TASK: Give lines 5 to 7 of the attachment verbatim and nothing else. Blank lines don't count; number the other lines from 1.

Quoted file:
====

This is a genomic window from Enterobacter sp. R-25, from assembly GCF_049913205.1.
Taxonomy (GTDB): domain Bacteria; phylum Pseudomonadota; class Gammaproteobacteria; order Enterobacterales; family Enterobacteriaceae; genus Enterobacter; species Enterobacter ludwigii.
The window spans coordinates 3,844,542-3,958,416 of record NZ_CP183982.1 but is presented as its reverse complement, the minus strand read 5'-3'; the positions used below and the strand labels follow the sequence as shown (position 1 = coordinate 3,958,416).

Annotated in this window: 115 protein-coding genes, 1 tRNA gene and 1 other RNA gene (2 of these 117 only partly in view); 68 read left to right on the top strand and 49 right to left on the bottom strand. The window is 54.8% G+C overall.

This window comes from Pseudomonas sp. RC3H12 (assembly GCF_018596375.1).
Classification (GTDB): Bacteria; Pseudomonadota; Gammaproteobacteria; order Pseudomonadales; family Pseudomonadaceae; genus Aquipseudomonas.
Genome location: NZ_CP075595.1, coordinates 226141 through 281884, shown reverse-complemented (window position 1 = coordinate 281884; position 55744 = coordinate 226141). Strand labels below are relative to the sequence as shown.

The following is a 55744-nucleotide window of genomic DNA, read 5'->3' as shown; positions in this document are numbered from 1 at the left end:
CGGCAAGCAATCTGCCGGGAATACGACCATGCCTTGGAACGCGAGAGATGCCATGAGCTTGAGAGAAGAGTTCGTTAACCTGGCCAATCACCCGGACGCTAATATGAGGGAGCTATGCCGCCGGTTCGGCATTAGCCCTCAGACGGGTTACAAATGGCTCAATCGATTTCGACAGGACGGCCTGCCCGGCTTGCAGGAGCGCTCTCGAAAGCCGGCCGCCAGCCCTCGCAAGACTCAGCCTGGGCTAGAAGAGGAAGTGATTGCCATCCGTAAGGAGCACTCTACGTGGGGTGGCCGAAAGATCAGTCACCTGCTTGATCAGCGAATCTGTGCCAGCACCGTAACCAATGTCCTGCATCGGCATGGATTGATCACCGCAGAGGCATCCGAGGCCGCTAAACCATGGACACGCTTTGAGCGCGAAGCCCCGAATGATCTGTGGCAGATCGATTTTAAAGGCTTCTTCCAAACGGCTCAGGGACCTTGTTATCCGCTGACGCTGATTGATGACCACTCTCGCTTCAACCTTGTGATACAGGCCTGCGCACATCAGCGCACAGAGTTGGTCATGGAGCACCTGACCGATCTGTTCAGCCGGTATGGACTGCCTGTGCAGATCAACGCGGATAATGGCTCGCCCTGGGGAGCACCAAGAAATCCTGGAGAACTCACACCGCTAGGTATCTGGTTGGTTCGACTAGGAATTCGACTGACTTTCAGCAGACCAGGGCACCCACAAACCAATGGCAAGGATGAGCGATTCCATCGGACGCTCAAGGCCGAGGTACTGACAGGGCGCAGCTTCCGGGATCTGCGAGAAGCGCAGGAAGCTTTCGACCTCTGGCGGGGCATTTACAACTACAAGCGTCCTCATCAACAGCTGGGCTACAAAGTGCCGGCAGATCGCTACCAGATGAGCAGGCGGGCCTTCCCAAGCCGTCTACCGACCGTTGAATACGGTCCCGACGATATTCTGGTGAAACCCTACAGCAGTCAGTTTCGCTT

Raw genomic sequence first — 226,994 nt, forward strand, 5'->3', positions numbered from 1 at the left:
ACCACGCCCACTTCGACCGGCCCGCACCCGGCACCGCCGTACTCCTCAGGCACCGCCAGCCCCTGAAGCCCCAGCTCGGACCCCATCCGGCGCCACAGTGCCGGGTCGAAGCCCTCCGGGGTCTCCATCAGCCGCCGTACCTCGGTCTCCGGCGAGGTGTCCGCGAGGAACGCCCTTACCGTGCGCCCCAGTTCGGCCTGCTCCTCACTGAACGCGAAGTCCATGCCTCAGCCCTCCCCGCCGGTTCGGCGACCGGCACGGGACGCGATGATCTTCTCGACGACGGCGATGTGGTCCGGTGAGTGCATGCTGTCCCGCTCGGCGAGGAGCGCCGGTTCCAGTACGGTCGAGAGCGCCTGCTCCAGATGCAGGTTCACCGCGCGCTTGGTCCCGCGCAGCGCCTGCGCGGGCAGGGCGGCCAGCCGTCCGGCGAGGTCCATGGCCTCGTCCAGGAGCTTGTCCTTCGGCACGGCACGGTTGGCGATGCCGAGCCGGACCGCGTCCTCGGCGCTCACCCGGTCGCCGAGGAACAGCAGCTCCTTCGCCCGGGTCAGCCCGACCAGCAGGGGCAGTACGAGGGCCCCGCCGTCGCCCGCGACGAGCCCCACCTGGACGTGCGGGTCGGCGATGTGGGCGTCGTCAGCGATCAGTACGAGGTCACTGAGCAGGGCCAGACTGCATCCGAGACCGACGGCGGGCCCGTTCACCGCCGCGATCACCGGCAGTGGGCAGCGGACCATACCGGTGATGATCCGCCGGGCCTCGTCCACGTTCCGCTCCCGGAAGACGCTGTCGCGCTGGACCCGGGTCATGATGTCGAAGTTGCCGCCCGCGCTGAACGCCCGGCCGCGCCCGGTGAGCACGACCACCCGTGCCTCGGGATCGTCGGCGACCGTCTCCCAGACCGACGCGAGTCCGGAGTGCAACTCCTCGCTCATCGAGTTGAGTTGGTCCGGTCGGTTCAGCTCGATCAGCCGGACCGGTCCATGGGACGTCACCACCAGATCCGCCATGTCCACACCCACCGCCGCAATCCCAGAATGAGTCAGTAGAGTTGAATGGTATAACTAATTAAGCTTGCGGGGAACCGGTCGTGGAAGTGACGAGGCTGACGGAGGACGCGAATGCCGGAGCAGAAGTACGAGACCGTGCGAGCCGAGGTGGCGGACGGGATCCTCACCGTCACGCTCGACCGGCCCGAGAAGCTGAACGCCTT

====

This window comes from Pseudomonas sp. RC3H12 (assembly GCF_018596375.1).
Classification (GTDB): Bacteria; Pseudomonadota; Gammaproteobacteria; order Pseudomonadales; family Pseudomonadaceae; genus Aquipseudomonas.
Genome location: NZ_CP075595.1, coordinates 226141 through 281884, shown reverse-complemented (window position 1 = coordinate 281884; position 55744 = coordinate 226141). Strand labels below are relative to the sequence as shown.